Medical Marijuana Legalization in Hospitals
Medical marijuana legalization has come a long way in a very short amount of time, but cannabis use in hospitals is a different matter. Although the world is rapidly learning of the true healing benefits of the cannabis plant, and the social stigma is dissipating daily, hospital drug policy has not kept pace with popular opinion. Currently, medical cannabis patients are prohibited from using cannabis in a hospital setting, even in states with established medical cannabis programs.
This is difficult for many people to understand, especially if they are currently seeing positive results of using medical marijuana, as is the case with many cancer patients. Cannabis is sometimes the only medication that alleviates the terrible nausea, vomiting, fatigue and extreme pain brought on by chemotherapy and radiation. When a cancer patient is admitted to a hospital, however, they may be unable to use their legitimate, legal medical marijuana prescription for days or even weeks. Dangerous, addictive opioid medications may be their only alternative.
Admittedly, hospital officials are between a rock and a hard place when it comes to developing and implementing hospital drug policy which would allow their patients to use medical marijuana while in the hospital. While medical marijuana legalization is a reality in the majority of the United States, and some states allow both medical and recreational use of cannabis, the plant is still considered a Schedule 1 drug, and therefore illegal, by the federal government.
A 2017 National Institute of Health (NIH) article points out the obvious: ‘Despite the federal Schedule I status of cannabis (defined as no currently accepted medical use and high potential for abuse), 28 states and Washington, D.C., have enacted medical cannabis laws. An additional 16 states have enacted cannabidiol (CBD)–specific laws. Given that the majority of the United States has laws that involve the cannabis plant or one component of the plant (i.e., CBD), it is important for pharmacists and other health care providers to consider the implications of cannabis use for hospital policies and operations.’
If hospitals were to allow cannabis use by their patients while it remains illegal by federal standards, they would put themselves at enormous risk for serious legal action; federal funding could be withdrawn, and hospitals, administrators, and staff could face significant penalties. Doctors also cannot prescribe or provide medical cannabis in a hospital setting due to a lack of FDA approval. Pressure is mounting from voters in more and more states who are demanding to be allowed to bring their own supply of medical marijuana into the hospital for their own private use.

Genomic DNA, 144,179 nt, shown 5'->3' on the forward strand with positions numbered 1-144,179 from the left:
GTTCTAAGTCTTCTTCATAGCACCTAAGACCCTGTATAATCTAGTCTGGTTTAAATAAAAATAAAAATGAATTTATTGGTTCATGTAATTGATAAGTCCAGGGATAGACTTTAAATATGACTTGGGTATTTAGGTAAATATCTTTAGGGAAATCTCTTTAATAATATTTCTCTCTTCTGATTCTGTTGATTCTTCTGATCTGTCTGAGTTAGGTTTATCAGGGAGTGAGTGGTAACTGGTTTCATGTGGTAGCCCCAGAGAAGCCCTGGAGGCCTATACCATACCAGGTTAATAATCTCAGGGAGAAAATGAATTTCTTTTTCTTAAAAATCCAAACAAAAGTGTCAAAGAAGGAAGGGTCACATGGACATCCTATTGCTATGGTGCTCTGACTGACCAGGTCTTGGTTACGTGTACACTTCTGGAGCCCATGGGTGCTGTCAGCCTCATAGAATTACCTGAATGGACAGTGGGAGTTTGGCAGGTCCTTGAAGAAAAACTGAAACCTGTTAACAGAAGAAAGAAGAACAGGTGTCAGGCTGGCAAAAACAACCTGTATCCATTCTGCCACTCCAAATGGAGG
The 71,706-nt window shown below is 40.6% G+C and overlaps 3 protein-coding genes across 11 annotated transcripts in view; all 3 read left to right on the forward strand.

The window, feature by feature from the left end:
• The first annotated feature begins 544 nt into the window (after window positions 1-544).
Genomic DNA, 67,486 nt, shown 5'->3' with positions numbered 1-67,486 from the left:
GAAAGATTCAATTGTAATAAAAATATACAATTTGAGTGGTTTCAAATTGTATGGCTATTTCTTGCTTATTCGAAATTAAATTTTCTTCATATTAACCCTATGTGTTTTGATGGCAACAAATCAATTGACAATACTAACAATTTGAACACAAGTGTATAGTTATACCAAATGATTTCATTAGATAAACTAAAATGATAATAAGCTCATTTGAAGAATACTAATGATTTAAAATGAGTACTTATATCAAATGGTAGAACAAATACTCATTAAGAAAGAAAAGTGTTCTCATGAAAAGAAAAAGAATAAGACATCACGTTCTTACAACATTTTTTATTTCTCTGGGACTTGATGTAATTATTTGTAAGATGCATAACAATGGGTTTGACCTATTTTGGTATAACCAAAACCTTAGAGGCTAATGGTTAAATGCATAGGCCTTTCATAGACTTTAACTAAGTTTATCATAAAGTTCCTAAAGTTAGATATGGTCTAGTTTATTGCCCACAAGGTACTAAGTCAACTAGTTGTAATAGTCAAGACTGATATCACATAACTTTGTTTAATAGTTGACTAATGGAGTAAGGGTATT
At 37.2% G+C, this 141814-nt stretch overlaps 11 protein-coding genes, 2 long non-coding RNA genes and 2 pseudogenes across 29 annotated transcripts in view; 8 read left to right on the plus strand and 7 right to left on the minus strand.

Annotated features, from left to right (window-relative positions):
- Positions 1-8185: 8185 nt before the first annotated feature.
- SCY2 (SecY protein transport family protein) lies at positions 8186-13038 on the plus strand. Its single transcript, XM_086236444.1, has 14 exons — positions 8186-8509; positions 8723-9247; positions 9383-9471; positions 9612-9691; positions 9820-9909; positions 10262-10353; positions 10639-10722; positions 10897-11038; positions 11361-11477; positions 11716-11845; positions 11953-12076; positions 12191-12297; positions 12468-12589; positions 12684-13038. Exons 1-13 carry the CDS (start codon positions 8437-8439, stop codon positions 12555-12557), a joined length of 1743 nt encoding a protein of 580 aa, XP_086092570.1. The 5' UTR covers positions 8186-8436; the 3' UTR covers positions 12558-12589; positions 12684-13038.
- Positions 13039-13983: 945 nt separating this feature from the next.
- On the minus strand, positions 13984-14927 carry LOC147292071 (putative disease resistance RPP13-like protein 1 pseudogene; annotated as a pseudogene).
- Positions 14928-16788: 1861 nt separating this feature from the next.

Unfortunately, bringing a personal supply of medical marijuana into the hospital is also difficult to accomplish as hospitals must abide by The Joint Commission Standard MM.03.01.05 policy which states that the hospital must “safely control medications” brought into the hospital by patients, their families, or licensed independent practitioners. Under this standard, the hospital must identify the medication and evaluate its integrity, determine when this type of medication is administered, and inform the prescriber, the patient, and the family if the medication isn’t permitted. Some have considered implementing hospital drug policies which could address this standard, but the issue is complicated. How would this particular medication be identified, properly evaluated for integrity, and permitted if it is federally illegal?
Although hospital use of cannabis as medicine is a complicated issue at the moment, the good news is that there are leading health care organizations pushing lawmakers for high-quality cannabis research and patient care considerations. According to the NIH article, the American Medical Association (AMA) “believes that effective patient care requires the free and unfettered exchange of information on treatment alternatives and that discussion of these alternatives between physicians and patients should not subject either party to criminal sanctions.” The article goes on to note, “If hospitals decide to develop a policy for cannabis use, it is imperative for them to obtain legal consultation during development and to conduct continual review to ensure compliance with federal, state, and case law.”
Medical cannabis legalization is an ongoing process, and hospital use of medical cannabis must be given careful consideration to address all relevant factors. Hospital administrators and staff must be properly educated in the use, administration, control, and efficacy of medical cannabis and its interaction with other medications and patient treatments, and employees must be thoroughly educated about their hospital’s medical cannabis policy. With the tide of public opinion turning in favor of medical marijuana legalization, hospital drug policy will change because it must change. It is only a question of time.
If you’re in the Colorado Springs area, Medical Alternatives is here to help you with your medical marijuana needs. If you have any questions about the proper application of medical marijuana for your situation, please contact us at(719) 246-0393 or email us your questions at: firstname.lastname@example.org.
If you would want to schedule a medical marijuana consultation with one of our medical marijuanaexperts at our facility, please visit our online portal or contact our MMJ clinics in Colorado Springs or Pueblo. We offer same day appointments for current and prospective medical marijuana patients and can help you get your MMJ Red Card in three days or less!